Renault continued the upward trend it has maintained since returning to Formula 1 in 2016. They ended that first year ninth in the championship, rose to sixth last season and fourth in 2018.
“There’s been loads of investment,” said technical director Nick Chester at mid-season. “It’s just that you can only build up a certain rate. We’ve now built up a lot, we’re thinking about the next step now, what we need to do towards 2021.”
Renault scored most of their points at the beginning of the season, but in the closing stages they were looking in their mirrors as Haas closed the gap. It said a lot that it was Renault which lodged the protest which cost Romain Grosjean sixth place at Monza. Force India’s mid-season slip into administration, and subsequent points confiscation, spared Renault and ever tougher fight for fourth place. They may have led the midfield, but not by much.
The team knew the car’s strengths and weaknesses and used this to their advantage. “I think our car is still very competitive in race trim but we know we’re suffering a disadvantage in qualifying, which is obviously playing a very big role in our capacity to maintain our fourth position” explained team principal, Cyril Abiteboul.
Renault team stats 2018
|Best race result (number)||5 (2)|
|Best grid position (number)||5 (1)|
|Non-classifications (technical/other)||9 (4/5)|
|Laps completed (% of total)||2,131 (84.16%)|
|Laps led (% of total)||0 (0%)|
|Championship position (2017)||4 (6)|
|Championship points (2017)||122 (57)|
|Pit stop performance ranking||10|
The Renault power unit’s lack of performance – and in particularly their inability to replicate Ferrari and Mercedes’ high-power modes – was a key part of this. What’s more, rival engine manufacturers out-developed them as the season went on.
The final run of fly-away races was a largely fallow period for the team, during which Carlos Sainz Jnr admitted they were “definitely on the back foot” compared to their pace-setting rivals. “They have definitely done bigger steps than we have done. So we are having to work a bit harder on Fridays and come up with alternative strategies for Sunday.”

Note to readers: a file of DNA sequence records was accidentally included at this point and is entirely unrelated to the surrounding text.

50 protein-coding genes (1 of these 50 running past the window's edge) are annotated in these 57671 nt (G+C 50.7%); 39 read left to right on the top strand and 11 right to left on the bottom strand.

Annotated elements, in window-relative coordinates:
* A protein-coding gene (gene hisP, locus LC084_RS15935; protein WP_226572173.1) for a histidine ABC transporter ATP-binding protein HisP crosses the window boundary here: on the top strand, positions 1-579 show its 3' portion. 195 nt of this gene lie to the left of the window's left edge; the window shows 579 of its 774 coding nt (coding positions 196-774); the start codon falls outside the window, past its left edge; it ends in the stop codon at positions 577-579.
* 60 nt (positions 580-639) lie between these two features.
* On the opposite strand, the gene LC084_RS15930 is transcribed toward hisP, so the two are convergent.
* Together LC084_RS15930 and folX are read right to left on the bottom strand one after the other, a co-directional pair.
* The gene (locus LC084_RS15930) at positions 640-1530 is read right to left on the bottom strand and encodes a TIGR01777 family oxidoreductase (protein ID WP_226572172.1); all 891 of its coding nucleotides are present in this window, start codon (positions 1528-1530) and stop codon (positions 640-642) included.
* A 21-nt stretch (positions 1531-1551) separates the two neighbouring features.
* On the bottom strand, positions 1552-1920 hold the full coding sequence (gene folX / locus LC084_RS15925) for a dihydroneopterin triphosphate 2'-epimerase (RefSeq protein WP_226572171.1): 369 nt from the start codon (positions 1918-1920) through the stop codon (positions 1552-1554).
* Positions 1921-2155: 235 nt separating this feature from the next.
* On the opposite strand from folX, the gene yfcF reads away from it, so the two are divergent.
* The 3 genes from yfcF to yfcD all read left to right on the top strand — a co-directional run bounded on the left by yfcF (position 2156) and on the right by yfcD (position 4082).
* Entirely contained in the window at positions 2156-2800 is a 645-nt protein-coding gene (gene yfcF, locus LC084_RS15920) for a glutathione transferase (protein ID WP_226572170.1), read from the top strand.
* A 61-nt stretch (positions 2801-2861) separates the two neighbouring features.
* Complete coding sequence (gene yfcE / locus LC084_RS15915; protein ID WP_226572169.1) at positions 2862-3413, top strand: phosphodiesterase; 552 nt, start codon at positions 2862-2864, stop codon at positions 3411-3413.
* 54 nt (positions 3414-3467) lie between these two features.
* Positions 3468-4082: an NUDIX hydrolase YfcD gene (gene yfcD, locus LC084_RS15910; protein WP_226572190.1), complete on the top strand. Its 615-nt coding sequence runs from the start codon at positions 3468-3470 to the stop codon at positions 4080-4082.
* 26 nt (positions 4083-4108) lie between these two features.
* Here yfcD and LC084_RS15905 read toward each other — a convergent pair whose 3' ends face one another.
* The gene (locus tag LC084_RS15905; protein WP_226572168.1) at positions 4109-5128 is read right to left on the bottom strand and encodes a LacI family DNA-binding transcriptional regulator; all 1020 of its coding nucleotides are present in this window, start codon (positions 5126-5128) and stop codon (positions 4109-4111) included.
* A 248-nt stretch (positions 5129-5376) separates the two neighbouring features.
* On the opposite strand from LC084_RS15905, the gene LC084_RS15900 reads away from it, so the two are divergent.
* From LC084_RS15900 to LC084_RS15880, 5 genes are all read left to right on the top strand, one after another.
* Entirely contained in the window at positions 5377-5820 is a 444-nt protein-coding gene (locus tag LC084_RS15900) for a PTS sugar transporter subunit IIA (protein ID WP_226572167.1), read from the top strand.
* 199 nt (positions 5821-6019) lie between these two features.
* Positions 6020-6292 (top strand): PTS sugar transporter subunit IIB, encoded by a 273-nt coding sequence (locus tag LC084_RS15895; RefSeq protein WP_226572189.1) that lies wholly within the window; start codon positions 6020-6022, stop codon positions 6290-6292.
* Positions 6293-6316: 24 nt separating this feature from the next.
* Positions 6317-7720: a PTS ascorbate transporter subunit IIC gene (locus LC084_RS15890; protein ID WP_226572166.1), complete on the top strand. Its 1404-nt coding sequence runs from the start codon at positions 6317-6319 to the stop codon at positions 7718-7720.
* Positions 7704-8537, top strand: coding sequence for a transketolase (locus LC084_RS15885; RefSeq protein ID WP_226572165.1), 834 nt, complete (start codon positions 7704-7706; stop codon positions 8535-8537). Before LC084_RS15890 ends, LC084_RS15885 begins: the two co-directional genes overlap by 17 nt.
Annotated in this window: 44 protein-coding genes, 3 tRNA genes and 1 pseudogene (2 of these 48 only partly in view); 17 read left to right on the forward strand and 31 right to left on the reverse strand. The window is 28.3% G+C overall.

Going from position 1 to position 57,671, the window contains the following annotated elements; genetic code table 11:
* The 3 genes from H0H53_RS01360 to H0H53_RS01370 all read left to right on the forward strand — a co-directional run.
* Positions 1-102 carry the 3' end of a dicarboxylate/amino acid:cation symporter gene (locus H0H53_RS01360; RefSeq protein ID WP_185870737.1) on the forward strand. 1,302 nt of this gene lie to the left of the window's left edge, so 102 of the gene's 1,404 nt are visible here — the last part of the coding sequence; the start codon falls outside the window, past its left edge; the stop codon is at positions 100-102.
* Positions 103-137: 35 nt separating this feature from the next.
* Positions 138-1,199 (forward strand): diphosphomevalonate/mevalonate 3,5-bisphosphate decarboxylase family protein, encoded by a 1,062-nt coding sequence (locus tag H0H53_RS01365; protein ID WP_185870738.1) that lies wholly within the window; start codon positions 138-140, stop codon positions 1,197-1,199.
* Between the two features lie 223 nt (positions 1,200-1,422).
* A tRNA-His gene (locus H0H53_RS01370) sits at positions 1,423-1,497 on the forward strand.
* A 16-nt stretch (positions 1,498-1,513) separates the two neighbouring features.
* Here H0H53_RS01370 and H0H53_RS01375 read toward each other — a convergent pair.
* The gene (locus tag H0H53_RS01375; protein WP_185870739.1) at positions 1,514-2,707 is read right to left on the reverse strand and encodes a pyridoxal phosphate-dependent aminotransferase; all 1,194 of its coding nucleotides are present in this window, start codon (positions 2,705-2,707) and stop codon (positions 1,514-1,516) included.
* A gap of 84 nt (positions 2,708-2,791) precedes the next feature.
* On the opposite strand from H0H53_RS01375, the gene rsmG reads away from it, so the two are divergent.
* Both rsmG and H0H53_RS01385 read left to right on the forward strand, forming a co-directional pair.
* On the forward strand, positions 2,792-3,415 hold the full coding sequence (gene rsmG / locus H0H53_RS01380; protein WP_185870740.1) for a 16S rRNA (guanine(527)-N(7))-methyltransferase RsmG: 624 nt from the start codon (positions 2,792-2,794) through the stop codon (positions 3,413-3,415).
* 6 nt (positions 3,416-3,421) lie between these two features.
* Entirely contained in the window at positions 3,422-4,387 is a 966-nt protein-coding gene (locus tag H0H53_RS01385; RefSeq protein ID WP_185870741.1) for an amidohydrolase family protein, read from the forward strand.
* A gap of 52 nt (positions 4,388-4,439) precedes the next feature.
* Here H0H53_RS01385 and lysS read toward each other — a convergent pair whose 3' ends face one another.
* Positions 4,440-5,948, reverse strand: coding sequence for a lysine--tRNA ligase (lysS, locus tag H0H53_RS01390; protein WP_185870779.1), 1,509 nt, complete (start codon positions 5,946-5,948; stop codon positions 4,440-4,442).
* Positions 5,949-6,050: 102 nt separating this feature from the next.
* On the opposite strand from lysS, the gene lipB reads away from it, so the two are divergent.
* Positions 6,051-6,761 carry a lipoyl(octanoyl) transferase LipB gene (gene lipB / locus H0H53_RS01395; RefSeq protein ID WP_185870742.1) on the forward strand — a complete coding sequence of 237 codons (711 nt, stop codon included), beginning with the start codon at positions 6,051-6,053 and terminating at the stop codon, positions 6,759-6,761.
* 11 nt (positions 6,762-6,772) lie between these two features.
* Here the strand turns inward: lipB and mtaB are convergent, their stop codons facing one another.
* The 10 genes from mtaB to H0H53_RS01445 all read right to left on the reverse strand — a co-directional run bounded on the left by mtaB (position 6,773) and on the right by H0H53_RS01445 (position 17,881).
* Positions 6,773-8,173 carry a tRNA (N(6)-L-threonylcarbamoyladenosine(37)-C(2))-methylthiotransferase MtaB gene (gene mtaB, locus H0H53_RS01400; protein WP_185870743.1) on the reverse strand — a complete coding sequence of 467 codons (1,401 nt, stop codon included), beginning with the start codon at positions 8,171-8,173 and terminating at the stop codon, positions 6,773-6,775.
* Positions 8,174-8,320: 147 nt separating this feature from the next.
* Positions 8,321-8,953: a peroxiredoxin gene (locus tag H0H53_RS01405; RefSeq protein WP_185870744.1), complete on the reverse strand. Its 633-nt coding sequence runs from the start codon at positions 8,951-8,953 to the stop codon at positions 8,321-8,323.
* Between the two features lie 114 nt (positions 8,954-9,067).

Although the works team enjoyed better reliability than customers Red Bull – who ended their 12-year association with the French marque during 2018 – performance was where they lost out the most. “I think we’ve taken the biggest hit from the engine side,” added Sainz.
This disadvantage especially left them on the back foot at power-sensitive tracks. It also meant they had to spend longer working on their 2018 car to cover off the threat of Ferrari-powered rivals Haas.
While Nico Hulkenberg was the top scorer in the midfield, he also retired six times, including first-lap crashes at Spa and Yas Marina. The coup of the season for the team was securing the services of Daniel Ricciardo, a proven race-winner with years of valuable knowledge of how Red Bull have out-performed Renault with their own power unit.
Although the team achieved its pre-season target of taking fourth place, it could have done so much more convincingly. It went into the season knowing it needed to consistently deliver that result in order to secure future investment from the parent company.
However the arrest last month of Renault CEO Carlos Ghosn, who had championed the company’s Formula 1 programme, may cast doubt on that.
Quotes: Dieter Rencken
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